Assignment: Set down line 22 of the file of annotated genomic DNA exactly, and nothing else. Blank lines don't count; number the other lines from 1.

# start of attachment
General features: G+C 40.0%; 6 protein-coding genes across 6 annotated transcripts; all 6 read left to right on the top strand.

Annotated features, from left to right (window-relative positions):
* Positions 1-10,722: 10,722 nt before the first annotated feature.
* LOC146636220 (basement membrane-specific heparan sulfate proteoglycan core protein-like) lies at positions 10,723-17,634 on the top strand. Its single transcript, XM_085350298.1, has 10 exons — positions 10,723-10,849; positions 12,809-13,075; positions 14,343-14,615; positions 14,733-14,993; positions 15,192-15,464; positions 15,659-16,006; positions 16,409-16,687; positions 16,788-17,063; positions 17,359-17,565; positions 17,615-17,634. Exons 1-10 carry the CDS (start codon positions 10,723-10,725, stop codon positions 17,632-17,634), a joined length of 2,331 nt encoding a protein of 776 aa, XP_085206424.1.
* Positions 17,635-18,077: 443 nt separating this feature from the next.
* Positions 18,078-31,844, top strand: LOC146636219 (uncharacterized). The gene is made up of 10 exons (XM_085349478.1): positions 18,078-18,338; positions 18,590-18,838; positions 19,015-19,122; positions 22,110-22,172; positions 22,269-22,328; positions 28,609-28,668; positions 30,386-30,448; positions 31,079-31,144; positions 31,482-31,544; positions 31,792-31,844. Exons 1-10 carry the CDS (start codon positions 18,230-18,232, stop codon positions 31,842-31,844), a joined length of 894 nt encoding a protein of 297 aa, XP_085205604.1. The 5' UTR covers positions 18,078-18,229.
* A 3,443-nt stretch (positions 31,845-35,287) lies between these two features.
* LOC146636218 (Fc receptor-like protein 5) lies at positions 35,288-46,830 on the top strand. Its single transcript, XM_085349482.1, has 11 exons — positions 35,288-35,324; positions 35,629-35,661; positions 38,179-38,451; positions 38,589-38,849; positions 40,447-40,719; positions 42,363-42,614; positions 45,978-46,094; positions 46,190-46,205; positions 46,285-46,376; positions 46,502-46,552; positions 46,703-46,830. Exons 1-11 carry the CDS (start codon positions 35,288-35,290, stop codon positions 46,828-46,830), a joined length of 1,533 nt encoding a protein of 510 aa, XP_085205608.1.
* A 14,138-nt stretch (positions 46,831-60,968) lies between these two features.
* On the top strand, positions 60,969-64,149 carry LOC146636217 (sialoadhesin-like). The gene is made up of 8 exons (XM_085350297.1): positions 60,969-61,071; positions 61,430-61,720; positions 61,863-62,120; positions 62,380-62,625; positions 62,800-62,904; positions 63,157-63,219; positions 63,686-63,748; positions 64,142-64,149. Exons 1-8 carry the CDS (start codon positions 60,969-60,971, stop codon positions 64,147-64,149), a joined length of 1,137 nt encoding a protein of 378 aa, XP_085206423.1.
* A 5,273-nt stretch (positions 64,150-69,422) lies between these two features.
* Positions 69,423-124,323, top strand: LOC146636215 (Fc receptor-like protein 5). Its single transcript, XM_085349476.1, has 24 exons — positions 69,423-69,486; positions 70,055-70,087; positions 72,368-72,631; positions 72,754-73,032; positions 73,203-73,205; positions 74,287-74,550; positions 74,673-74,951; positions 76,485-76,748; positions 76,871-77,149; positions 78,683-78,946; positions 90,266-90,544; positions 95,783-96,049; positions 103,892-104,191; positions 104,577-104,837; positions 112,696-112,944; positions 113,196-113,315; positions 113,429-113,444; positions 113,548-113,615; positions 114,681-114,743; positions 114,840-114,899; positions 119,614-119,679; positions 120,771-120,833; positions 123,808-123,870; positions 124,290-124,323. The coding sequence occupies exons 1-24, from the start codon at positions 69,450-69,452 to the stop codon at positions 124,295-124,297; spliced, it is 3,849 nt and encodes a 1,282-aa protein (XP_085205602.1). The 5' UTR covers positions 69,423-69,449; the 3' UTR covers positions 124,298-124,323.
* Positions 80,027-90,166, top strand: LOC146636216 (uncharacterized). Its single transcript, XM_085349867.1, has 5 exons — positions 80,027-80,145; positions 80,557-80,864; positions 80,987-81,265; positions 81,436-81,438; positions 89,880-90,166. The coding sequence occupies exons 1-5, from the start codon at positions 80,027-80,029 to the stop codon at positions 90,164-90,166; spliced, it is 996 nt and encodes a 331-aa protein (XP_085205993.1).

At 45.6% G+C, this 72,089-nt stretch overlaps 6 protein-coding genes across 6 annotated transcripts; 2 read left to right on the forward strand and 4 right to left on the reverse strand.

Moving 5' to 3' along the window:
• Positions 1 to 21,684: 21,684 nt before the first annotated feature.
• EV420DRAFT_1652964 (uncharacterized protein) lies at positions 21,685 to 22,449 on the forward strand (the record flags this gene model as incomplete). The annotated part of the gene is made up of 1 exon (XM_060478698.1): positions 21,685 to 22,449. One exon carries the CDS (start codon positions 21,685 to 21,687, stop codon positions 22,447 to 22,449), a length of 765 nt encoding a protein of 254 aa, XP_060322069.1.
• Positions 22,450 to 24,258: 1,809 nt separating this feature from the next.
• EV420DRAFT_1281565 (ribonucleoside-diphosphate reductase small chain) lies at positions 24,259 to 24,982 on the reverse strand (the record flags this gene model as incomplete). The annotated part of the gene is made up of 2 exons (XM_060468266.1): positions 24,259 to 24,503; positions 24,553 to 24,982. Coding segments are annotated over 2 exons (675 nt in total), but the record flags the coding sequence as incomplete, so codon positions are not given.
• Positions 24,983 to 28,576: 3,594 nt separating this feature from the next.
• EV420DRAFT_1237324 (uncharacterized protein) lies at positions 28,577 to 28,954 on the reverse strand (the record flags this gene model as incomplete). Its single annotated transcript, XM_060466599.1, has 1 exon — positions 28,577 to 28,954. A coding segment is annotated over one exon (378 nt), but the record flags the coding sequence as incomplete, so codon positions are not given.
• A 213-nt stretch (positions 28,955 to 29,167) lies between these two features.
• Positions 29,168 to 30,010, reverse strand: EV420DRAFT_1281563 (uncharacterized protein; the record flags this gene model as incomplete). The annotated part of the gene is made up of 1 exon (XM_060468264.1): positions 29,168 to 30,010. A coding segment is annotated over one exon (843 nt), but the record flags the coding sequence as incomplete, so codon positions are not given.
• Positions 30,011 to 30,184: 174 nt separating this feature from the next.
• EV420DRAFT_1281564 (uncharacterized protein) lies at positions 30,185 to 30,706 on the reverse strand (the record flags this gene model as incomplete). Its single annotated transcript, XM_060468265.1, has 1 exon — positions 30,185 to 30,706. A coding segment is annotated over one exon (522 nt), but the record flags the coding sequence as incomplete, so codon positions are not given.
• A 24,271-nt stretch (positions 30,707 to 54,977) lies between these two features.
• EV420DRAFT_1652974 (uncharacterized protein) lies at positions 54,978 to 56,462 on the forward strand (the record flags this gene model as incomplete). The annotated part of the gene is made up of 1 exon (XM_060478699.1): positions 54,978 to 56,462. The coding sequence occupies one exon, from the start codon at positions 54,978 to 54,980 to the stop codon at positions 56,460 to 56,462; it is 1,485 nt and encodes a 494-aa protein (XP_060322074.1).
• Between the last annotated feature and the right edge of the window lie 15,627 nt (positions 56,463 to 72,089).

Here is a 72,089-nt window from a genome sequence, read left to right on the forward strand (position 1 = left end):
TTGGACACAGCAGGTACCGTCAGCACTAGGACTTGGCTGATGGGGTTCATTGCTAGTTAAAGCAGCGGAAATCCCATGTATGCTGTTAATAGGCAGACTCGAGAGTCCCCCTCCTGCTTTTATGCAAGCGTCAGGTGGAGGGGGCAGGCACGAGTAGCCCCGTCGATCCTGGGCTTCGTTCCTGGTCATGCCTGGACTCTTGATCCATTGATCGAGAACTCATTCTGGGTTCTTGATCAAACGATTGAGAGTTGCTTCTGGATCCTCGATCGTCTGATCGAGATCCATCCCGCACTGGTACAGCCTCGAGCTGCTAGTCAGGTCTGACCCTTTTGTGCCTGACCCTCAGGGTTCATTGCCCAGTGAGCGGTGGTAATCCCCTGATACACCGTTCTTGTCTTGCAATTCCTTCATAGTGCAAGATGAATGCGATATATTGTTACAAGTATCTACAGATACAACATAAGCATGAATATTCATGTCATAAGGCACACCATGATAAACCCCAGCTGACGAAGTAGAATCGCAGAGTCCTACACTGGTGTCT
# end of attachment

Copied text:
• A 213-nt stretch (positions 28,955 to 29,167) lies between these two features.